A tax strategy is a step-by-step action plan that ensures you are paying the least amount of tax allowable by law, regardless of your business or investment situation.
A tax strategy is comprehensive. It considers:
– Your personal and financial goals and dreams
– Your business, your investments and your family situation
– How your businesses and investments are owned
– The appropriate entity structure for your business and investments
– Your current situation to uncover deductions and other permanent tax saving opportunities
Those who are most successfully in their tax strategy make it a part of their every day activities. To them, a tax strategy is not a one-time event. Rather, it is something that becomes part of their routine.
A tax strategy helps you to view your every day activities in a different way – one that works toward the goal of permanently reducing your taxes.
The reality is that just about everything you do can have an impact on your taxes. So, why not make sure that impact is a positive one?
– Receiving money from an entity you own
– Putting money into an entity you own
– Having a meeting with partners, vendors or advisors
– Buying or selling investments
– Having an important discussion about your business or investments
The above items are activities you probably already do on a regular basis. By keeping your tax strategy in mind while doing these activities, you can improve the results of your tax strategy – all without having to do anything out of the ordinary.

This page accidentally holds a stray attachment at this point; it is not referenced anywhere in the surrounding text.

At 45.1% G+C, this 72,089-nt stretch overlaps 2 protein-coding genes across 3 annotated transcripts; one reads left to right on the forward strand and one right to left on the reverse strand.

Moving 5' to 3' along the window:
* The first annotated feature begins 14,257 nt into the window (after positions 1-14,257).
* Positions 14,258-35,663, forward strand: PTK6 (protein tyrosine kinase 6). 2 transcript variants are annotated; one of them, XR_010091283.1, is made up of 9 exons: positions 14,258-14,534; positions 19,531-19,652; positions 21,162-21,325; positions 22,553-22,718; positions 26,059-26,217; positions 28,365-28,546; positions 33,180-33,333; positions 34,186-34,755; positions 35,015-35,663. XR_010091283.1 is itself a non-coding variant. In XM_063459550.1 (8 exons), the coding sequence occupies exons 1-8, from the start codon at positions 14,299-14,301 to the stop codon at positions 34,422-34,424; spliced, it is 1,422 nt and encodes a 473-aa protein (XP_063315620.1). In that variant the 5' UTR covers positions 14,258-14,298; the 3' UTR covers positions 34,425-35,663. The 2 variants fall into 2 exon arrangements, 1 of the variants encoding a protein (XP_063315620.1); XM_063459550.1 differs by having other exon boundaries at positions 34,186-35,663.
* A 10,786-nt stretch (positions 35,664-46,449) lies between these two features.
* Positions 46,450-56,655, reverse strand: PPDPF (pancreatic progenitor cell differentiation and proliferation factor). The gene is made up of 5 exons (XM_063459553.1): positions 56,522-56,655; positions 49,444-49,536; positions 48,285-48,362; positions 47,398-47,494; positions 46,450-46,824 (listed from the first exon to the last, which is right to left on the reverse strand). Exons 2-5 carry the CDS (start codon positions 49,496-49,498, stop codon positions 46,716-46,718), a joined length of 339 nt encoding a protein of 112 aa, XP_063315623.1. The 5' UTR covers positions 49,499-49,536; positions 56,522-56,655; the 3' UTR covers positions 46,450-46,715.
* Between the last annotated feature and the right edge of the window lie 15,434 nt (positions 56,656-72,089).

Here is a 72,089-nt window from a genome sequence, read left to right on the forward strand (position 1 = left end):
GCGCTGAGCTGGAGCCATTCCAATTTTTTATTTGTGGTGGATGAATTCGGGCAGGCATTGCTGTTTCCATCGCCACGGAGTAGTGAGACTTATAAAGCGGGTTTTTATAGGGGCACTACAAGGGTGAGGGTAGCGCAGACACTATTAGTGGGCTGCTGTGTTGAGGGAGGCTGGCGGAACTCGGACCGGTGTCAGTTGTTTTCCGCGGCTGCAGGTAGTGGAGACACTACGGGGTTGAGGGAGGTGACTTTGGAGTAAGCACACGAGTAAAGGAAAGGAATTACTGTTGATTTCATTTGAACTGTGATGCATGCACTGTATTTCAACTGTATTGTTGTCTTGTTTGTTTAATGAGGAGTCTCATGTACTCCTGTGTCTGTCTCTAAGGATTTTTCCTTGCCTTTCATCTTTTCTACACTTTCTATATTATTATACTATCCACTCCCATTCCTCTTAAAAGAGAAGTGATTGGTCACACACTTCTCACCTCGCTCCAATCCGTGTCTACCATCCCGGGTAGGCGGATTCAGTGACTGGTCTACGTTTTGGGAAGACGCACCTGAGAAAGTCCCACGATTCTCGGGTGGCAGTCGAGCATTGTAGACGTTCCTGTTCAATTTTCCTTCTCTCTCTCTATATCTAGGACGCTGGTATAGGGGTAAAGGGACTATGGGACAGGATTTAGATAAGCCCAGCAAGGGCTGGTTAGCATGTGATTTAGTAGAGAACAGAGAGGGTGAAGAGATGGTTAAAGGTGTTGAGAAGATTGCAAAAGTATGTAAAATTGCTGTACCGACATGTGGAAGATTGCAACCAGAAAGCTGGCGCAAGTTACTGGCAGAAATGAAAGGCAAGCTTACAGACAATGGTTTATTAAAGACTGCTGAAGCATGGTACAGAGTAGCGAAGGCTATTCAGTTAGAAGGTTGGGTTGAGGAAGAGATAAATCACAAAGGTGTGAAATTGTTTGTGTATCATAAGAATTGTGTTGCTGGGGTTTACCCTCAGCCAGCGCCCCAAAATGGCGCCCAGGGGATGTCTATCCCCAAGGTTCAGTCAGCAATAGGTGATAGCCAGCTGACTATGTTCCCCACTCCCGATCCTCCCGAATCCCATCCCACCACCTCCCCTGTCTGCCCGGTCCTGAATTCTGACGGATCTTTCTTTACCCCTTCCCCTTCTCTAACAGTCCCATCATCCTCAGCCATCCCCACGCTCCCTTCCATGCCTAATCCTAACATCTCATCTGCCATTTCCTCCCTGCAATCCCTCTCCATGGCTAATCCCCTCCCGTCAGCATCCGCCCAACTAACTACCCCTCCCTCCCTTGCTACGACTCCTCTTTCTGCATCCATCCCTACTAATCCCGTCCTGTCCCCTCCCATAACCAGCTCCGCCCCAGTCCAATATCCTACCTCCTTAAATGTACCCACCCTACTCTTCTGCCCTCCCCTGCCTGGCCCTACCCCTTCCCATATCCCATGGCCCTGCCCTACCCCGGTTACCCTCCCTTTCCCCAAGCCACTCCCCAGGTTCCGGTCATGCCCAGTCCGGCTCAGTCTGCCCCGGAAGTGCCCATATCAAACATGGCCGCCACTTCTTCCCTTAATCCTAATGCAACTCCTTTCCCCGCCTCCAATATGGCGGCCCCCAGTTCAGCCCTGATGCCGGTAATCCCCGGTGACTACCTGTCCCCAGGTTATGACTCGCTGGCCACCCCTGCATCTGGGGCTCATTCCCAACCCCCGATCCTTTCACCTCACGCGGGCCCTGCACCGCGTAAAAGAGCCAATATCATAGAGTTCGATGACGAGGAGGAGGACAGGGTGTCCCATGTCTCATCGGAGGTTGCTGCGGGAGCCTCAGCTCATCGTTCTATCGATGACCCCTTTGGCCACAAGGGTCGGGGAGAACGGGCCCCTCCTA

Unless you have your tax strategy in mind, it is easy for this ordinary transaction to have a negative impact on your taxes.
You may pay for business expenses personally and forget to have your business reimburse you – this means the expense gets missed as a tax deduction.
When you keep your tax strategy in mind, it will be routine to have your business reimburse you. Or, even better, it will feel wrong to not have your business pay for the expenses in the first place.
Your tax strategy maps out the best way to take money out of your entity. Making sure those payments are treated as they are supposed to be, should be part of your every day activities.
For example, if you are receiving a salary, it should look like salary. This means it’s paid on a set schedule (weekly, bi-weekly, bi-monthly, monthly, etc.) and the proper taxes are withheld.
Similarly, if you are taking a distribution, it should look like a distribution. Distributions are usually not paid more frequently than quarterly. Also, distributions are usually not a set amount as they are typically tied to the profitability of the entity. If your distribution is paid every two week, it looks more like a salary and this can have a negative impact on your tax strategy.
Keeping this in mind, as you receive payments from your entity, helps the success of your tax strategy.
All of these are great to have documented in the form of meeting minutes. Meeting minutes provide tremendous support for deductions, investments and business purpose – all of which help the success of your tax strategy.
It is the every day activities that make tax savings a reality.